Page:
Album Review: Darkthrone Shine Bright on Old Star
You know why Darkthrone rule? They really don’t care. A lot of bands of their stature view each new release as An Event, something that must be bigger and better than its predecessor. Fenriz and Nocturno Culto, on the other hand, just keep cranking out records for the sheer fun of it – 17 in the past 30-odd years. Hell, they even called one of their releases F.O.A.D. (Fuck off and Die). So, you know, not much in the way of shit-giving vis-à-vis audience expectation. That’s possibly because, since they don’t tour, they never actually have to interact with their audience. It’s worked for them so far.
Old Star works for a lot of reasons, but there is one main one: the riffs. The sweet, sweet riffs. Prime ’80s vintage riffs. “The Hardship of the Scots” alone folds in Jake E. Lee-era Ozzy, Judas Priest, and Celtic Frost mutant doom filtered through the ears of two music lovers who have done their own significant part in defining metal’s sound. It’s a good encapsulation of what to expect here. These songs distill the entirety of the metal genre into its primal quintessence.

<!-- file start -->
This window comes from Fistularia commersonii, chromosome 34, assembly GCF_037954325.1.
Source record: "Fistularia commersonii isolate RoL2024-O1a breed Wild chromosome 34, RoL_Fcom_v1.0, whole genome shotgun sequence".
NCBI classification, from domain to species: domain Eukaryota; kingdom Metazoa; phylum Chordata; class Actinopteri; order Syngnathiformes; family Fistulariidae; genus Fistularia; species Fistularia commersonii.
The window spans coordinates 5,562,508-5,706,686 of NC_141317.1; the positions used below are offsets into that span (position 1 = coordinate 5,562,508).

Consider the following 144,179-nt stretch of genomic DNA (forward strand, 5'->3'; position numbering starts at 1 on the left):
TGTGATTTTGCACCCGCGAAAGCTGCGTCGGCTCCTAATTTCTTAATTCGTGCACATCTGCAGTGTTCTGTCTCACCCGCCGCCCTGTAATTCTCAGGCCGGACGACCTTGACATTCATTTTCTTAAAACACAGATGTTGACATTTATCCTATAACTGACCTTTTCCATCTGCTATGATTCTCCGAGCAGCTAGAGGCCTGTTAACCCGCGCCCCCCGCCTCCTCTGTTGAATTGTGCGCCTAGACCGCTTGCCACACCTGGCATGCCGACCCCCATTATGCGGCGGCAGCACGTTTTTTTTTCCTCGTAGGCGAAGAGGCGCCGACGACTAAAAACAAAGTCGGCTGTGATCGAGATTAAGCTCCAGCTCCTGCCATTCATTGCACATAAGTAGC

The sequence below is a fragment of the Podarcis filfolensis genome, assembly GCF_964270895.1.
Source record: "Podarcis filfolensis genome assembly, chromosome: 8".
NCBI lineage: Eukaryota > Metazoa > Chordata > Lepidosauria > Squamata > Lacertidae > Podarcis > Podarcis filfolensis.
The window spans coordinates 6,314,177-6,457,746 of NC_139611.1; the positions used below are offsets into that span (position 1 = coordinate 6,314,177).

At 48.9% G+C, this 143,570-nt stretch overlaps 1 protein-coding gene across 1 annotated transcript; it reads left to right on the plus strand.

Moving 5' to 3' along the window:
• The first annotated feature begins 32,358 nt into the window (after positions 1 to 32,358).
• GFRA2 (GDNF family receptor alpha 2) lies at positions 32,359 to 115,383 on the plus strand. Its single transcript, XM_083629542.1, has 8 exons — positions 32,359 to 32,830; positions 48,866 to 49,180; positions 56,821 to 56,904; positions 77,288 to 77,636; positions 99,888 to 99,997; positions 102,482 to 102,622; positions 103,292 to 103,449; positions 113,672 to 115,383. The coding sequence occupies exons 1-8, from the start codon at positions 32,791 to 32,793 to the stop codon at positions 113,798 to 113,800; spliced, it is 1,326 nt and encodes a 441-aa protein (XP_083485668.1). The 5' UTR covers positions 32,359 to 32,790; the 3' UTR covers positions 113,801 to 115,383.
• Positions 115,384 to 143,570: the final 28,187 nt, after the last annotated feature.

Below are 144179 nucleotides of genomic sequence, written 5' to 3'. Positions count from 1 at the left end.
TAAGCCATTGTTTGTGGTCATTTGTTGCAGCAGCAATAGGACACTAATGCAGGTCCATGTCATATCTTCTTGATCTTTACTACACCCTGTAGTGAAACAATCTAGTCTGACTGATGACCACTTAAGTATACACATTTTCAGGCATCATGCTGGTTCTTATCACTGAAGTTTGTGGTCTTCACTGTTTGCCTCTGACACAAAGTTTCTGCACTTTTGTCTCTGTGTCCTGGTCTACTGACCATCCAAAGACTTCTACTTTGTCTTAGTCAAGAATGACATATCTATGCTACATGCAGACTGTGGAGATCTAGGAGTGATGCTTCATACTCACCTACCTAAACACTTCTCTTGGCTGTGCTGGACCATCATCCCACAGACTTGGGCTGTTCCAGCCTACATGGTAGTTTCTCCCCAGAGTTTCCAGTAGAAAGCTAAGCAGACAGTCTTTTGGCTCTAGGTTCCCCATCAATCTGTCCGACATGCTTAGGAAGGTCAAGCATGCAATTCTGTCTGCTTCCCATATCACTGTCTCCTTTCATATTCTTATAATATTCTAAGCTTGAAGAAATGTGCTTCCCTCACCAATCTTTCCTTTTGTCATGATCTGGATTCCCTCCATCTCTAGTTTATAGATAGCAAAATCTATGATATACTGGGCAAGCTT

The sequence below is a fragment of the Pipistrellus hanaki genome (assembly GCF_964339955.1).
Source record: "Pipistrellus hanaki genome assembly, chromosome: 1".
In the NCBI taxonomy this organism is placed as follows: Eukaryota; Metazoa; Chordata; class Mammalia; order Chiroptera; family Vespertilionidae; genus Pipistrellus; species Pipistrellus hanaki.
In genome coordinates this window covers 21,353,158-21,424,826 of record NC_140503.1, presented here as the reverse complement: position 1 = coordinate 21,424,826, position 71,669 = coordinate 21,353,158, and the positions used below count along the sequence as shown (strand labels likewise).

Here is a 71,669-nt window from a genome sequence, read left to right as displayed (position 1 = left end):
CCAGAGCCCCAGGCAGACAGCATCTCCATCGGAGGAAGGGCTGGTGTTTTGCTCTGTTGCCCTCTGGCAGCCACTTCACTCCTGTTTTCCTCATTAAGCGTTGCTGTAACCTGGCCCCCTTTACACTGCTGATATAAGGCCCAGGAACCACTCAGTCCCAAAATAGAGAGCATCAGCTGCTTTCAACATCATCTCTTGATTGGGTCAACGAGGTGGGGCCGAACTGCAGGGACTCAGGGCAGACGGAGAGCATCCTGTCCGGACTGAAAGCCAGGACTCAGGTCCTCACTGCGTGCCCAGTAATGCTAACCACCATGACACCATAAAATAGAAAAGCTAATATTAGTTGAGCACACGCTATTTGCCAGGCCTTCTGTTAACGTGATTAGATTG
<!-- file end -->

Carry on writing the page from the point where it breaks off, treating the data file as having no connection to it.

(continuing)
It’s kinda like how certain indigenous cultures believe in using every part of the animal: Darkthrone do that with metal. Some doom here (the title track), some black metal there (“The Duke of Gloat”), NWOBHM and thrash and d-beat everywhere. Not only do they use every bit of the beast, they carve out all the best parts. They mix and match until they wind up with, well, Darkthrone. It’s all capped off by a deliberately ’80s-style production that gives the songs that nice echoing impact.
Fenriz and Nocturno Culto set out to make another great metal release in a discography filled with them. They succeeded. Their continued love for the genre shines through, and that’s why Darkthrone still feel so fresh after all these years. No mere nostalgia exercise, Old Star taps into the still-pumping heart of heavy metal.